Other objects and advantages of the present invention become apparent to those skilled in the art from the following specification.

BRIEF DESCRIPTION OF THE DRAWINGS

FIG. 1 is a block diagram of a conventional PMA-power amplifier according to the state of the art;

FIGS. 2 a, 2 b, 2 c, 2 d are signal diagrams of pulse modulated signals according to the state of the art;

FIG. 3 is a block diagram of a PMA-power amplifier according to the state of the art having an edge delay correction unit;

FIG. 4 shows signal diagrams for illustrating the functionality of the conventional PMA-power amplifier as shown in FIG. 3;

FIG. 5 is a block diagram of a first embodiment of the switching power amplifier according to the present invention;

FIG. 6 is a block diagram of a preferred embodiment of the pulse modulator provided within the switching power amplifier according to the present invention;

FIG. 7 shows a preferred embodiment of the PCM/PWM converter as provided within the switching power amplifier according to the present invention;

FIG. 8 shows a preferred embodiment of the delay correction unit as provided within the switching power amplifier according to the present invention;

FIG. 9 shows a preferred embodiment of a signal delay measurement unit as provided within the switching power amplifier according to the present invention;

FIG. 10 shows a preferred embodiment of a switching power unit provided within the switching power amplifier according to the present invention;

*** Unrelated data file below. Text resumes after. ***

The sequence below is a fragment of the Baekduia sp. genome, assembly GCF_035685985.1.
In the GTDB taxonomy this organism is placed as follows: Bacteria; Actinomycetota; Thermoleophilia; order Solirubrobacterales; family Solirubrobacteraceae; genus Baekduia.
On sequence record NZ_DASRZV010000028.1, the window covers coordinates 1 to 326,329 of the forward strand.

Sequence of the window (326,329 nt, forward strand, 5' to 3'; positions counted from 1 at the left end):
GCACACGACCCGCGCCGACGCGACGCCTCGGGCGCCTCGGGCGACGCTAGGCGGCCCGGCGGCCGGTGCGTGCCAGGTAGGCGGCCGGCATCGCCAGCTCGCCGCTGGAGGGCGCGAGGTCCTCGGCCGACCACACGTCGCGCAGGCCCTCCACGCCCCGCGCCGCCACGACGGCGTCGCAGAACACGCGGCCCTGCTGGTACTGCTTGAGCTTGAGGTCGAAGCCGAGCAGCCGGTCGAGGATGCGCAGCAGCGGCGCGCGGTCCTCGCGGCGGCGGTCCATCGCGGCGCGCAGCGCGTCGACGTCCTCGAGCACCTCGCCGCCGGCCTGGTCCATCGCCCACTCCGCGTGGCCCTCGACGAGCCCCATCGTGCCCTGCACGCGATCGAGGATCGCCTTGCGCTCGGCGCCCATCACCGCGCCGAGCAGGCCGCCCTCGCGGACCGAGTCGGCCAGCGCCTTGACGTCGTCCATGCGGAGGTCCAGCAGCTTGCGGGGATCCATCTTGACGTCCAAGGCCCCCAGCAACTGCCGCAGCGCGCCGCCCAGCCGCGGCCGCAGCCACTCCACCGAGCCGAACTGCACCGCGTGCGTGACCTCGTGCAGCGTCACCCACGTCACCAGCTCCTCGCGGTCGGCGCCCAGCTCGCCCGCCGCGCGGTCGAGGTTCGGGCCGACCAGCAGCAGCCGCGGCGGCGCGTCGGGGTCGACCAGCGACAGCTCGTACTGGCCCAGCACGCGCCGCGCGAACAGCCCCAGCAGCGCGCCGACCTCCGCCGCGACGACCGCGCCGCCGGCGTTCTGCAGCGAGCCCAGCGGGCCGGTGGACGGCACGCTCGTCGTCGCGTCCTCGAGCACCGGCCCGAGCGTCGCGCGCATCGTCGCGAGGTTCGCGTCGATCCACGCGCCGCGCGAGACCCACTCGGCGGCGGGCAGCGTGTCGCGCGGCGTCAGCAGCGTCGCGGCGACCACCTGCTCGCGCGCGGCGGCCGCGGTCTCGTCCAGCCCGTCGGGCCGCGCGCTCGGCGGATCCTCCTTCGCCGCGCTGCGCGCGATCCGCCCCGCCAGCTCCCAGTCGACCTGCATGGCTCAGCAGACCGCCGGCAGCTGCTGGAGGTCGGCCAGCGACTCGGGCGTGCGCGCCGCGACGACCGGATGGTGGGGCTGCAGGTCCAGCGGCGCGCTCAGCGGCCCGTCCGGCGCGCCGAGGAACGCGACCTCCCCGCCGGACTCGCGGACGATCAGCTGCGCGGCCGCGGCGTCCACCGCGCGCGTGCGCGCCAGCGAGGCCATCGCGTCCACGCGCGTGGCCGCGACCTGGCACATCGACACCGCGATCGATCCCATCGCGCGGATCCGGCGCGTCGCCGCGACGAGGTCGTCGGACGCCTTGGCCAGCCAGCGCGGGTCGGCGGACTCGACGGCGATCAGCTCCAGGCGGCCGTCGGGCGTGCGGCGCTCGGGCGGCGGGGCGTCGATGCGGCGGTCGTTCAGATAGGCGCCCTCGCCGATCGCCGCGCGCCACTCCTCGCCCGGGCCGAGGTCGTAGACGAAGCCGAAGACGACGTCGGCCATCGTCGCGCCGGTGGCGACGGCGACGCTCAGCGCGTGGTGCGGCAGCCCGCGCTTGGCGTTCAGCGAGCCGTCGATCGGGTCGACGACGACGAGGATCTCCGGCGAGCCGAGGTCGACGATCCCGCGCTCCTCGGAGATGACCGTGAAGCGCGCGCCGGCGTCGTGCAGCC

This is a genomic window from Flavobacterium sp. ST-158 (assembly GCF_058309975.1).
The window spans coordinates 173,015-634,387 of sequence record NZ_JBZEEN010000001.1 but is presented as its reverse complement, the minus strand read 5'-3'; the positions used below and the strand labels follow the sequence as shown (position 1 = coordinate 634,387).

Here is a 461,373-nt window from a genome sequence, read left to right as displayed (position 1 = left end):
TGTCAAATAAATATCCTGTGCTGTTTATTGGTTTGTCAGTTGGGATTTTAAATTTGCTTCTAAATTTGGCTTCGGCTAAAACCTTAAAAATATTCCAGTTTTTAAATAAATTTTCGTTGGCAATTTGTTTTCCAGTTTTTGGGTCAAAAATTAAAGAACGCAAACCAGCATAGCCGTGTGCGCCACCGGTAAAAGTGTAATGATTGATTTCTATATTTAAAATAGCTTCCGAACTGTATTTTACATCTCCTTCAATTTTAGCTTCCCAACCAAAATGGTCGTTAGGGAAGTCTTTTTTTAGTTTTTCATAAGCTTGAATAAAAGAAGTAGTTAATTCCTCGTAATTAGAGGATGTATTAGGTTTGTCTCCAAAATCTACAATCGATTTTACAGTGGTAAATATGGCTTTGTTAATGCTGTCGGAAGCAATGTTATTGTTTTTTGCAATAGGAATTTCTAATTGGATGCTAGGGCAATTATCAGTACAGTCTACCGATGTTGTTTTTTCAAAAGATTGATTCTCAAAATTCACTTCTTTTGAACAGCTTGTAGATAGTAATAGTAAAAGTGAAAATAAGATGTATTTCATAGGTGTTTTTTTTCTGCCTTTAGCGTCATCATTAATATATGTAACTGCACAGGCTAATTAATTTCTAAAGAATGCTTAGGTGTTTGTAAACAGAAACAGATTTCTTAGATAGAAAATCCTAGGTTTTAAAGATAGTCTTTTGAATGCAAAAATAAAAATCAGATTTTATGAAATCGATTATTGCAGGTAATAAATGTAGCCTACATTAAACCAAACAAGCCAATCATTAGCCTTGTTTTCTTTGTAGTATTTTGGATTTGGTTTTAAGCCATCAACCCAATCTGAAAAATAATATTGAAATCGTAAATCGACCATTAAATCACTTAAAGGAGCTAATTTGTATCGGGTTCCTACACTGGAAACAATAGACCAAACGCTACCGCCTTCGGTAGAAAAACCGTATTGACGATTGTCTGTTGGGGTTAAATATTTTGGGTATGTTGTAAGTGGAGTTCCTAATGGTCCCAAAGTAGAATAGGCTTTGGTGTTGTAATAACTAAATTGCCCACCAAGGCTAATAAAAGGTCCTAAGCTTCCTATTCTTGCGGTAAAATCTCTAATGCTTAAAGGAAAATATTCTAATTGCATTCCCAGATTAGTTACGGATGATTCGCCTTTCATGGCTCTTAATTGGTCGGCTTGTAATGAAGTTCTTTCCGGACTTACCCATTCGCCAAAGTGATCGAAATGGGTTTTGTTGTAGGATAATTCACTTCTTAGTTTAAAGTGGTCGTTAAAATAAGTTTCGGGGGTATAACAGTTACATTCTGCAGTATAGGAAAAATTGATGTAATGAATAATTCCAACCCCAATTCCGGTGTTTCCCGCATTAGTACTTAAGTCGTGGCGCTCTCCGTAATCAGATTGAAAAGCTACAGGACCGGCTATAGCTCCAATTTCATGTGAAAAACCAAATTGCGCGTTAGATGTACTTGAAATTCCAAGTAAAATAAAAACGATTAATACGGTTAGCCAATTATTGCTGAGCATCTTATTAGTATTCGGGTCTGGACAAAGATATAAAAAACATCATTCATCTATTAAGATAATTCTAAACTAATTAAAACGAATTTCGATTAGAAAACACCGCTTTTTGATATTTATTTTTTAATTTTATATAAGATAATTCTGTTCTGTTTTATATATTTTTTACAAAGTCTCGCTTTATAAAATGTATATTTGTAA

FIG. 11 shows a preferred embodiment of a demodulation filter as provided within the switching power amplifier according to the present invention;

FIG. 12 shows a preferred embodiment of a noise shaper as provided within the switching power amplifier according to the present invention;

FIG. 13 shows a preferred embodiment of a low-pass filter as employed within the switching power amplifier according to the present invention;

FIG. 14 shows a signal diagram for illustrating the generation of a PCM-signal as employed within the switching power amplifier according to the present invention;

FIG. 15 shows a signal diagram for illustrating a virtual amplitude PCM-signal as employed within the switching power amplifier according to the present invention;

FIG. 16 shows a signal diagram of a phase-shifted carrier pulse width modulated signal as employed within the switching power amplifier according to the present invention;

FIG. 17 shows a second embodiment of the switching power amplifier according to the present invention;

FIG. 18 shows a third embodiment of the switching power amplifier according to the present invention;

FIG. 19 shows a fourth embodiment of the switching power amplifier according to the present invention.

DETAILED DESCRIPTION OF THE DRAWINGS

FIG. 5 shows a block diagram of a first embodiment of the switching power amplifier 1 according to the present invention. The switching power amplifier 1 receives a input signal applied to a signal input 2 of the switching power amplifier 1. The switching power amplifier 1 amplifies the input signal and outputs an amplified analogue signal at an output 3 to a load 4 such as loudspeaker. At a power supply terminal 5 the switching power amplifier 1 is supplied with a power supply voltage VDD. The switching power amplifier 1 includes components in the digital domain and components in the analogue domain as can be seen from FIG. 5. The input signal is either analogue or digital.